Winners and Losers is interesting in that it reviews the perceptions assigned to certain types of people based on their abilities, appearances, or status at birth–pretty much things that individuals cannot control. Yet, these are the things which dictate a massive portion of our lives in a society that designates people “winners” or “losers.” I like that the book was to the point, written in short adages, and used hints of humor to handle a delicate topic. There were very minor editing mistakes, as well, which is a plus. – Amazon Review
Winners and Losers:
Heretical Cartoons about the American Religion of Winning
(The Slings and Arrows of Mundane Fortune)
“Winning is not the most important thing, it’s the only thing.” If Americans have a national creed, that’s it. We care only about the winners: the most successful, beautiful, brilliant, talented, or charming among us. They matter, their faults are tolerated, their kindness exaggerated, and their companionship sought. Losers live in a different world. This book of witty cartoons and aphorisms by Dr. Art Hartz, a former medical researcher fleshes out the two worlds,
All among us who’ve struggled to be a winner will have a laugh of recognition at the cartoon of a crawling, thirst-stricken man in a desert who bypasses a drink of water and even a beautiful woman to grab a trophy declaring him Number 1. And the cartoon of St. Peter greeting a hapless selection to the higher reaches of heaven with the commendation, “What you did better than everyone else was inspire feelings of superiority?”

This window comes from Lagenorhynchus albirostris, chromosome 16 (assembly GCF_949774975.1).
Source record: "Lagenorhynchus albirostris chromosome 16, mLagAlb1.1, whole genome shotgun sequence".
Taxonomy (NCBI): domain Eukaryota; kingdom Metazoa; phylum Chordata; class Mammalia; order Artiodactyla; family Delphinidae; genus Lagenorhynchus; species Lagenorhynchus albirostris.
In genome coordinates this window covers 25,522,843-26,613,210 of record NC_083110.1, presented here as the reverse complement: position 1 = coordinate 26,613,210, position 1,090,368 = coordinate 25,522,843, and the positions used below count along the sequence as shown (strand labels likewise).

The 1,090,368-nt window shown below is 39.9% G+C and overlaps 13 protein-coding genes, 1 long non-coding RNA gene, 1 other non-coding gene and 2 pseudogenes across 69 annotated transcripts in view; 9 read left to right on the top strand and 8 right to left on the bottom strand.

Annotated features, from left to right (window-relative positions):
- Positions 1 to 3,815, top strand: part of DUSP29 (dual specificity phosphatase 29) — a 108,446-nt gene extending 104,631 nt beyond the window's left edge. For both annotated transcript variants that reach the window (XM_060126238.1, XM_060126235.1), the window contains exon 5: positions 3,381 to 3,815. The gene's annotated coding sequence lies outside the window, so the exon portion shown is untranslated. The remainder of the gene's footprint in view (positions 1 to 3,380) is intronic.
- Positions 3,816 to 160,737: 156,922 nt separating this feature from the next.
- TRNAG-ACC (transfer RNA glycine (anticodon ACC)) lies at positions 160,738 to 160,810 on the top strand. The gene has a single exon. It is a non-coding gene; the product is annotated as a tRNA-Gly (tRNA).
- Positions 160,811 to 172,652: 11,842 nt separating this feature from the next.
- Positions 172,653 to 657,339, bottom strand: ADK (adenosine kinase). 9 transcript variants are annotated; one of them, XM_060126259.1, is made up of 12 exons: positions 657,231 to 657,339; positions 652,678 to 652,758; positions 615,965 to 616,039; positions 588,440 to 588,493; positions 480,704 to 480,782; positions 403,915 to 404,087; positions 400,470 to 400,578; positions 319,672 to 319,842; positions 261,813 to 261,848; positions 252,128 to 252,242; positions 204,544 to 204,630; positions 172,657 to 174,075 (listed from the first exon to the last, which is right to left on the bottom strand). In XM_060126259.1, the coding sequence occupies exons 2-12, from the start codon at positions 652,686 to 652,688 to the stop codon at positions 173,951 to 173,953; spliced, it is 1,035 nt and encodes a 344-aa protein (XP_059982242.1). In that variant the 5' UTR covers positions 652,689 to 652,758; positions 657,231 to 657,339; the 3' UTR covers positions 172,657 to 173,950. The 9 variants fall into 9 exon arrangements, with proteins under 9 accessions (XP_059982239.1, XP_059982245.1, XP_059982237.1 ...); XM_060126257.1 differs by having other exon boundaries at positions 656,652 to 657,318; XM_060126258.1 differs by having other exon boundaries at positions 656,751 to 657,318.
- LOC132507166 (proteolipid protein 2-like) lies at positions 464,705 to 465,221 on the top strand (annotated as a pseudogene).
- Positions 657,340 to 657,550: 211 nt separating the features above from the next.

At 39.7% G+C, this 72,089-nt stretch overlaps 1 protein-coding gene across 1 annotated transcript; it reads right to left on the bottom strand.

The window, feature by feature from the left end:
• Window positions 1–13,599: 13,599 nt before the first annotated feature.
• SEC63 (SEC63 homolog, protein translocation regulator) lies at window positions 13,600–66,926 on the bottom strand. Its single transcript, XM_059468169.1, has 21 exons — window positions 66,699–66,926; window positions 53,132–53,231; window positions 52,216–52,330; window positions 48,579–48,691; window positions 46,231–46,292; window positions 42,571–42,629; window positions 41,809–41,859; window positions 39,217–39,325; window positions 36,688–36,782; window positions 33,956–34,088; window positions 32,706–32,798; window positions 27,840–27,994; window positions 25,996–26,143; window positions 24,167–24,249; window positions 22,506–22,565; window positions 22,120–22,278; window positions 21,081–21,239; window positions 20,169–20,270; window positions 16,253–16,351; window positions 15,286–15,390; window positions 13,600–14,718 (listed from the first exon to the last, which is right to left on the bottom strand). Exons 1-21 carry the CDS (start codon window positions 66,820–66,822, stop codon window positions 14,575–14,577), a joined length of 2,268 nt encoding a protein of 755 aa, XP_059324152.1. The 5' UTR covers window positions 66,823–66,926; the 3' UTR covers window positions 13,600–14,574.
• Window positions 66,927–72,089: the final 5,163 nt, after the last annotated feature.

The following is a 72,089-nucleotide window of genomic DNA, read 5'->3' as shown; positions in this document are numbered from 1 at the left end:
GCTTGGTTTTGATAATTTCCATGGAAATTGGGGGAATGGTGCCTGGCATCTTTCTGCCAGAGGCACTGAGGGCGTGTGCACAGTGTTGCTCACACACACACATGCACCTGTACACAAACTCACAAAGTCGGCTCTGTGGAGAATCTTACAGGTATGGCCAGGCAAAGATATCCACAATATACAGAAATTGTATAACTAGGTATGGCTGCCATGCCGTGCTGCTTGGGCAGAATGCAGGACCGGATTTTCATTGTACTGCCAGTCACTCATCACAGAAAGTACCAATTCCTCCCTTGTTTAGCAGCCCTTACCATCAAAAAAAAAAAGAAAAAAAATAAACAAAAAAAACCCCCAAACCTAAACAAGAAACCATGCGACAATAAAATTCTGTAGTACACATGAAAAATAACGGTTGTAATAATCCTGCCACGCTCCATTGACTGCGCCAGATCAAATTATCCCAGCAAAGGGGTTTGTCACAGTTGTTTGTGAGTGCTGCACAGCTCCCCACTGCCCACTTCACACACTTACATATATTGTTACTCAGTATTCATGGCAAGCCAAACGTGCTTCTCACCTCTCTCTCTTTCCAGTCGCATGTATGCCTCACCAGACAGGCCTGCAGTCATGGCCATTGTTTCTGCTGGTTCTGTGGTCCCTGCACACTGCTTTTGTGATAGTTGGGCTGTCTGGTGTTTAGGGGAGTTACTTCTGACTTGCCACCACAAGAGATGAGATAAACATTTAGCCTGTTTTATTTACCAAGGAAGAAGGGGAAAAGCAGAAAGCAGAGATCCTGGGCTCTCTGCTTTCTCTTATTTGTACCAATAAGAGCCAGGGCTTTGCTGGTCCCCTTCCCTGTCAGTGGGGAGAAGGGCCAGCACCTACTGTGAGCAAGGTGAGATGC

Although the pure luck of our genes and economic circumstances of our parents largely decide who wins, we love to take credit for it as in a cartoon of a man winning at a dice game who blusters, “Damn, I’m good.” And many will relate to the “super hero” of losers who says after his travails that his super power is the ability “to transcend rejection.”
These funny, thought-provoking cartoons show just how deeply the culture of winning and losing determines our self-esteem and relationships with our co-workers, friends and family. Great gift for all those in your life who face daily the pressures to achieve the thrill of victory and cushion the agony of defeat.
About the Author
After retiring from a career as a medical researcher, Arthur Hartz worked with a team of artists to produce a series of cartoon books, the Slings and Arrows of Mundane Fortune. Slings and arrows in the title of this series refers to the daily attacks most people face on their self-esteem and relationships. From a distance these attacks are interesting and often funny. Four books have been completed with cartoons and aphorisms grouped according to the sources of the slings and arrows:
1. Winners and Losers, Heretical Cartoons About the American Religion of Winning
2. The Autumn Years, Cartoons from the Front Lines of the Battle Against Aging
3. Love and Marriage, Cartoons About Imperfect People Managing Their Most Important Relationship
4. Friendship, How Hard Can That Be
The talented artistic team for the series of cartoon books includes Aleksandar Jovic from Serbia, Mike Wolfe from Salt Lake City, and Heroud Ramos from Peru. Hartz describes what he wants, the artists draw what they like, and then they work it out — amicably.
Dr. Hartz was born in Baltimore; raised in Farmington, New Mexico, and worked in medical schools in Milwaukee, Iowa City, and Salt Lake City. Currently he and his wife, Ellen, live in St. Louis. He enjoys his grandchildren and talking to people in Latin America who can tolerate his Spanish.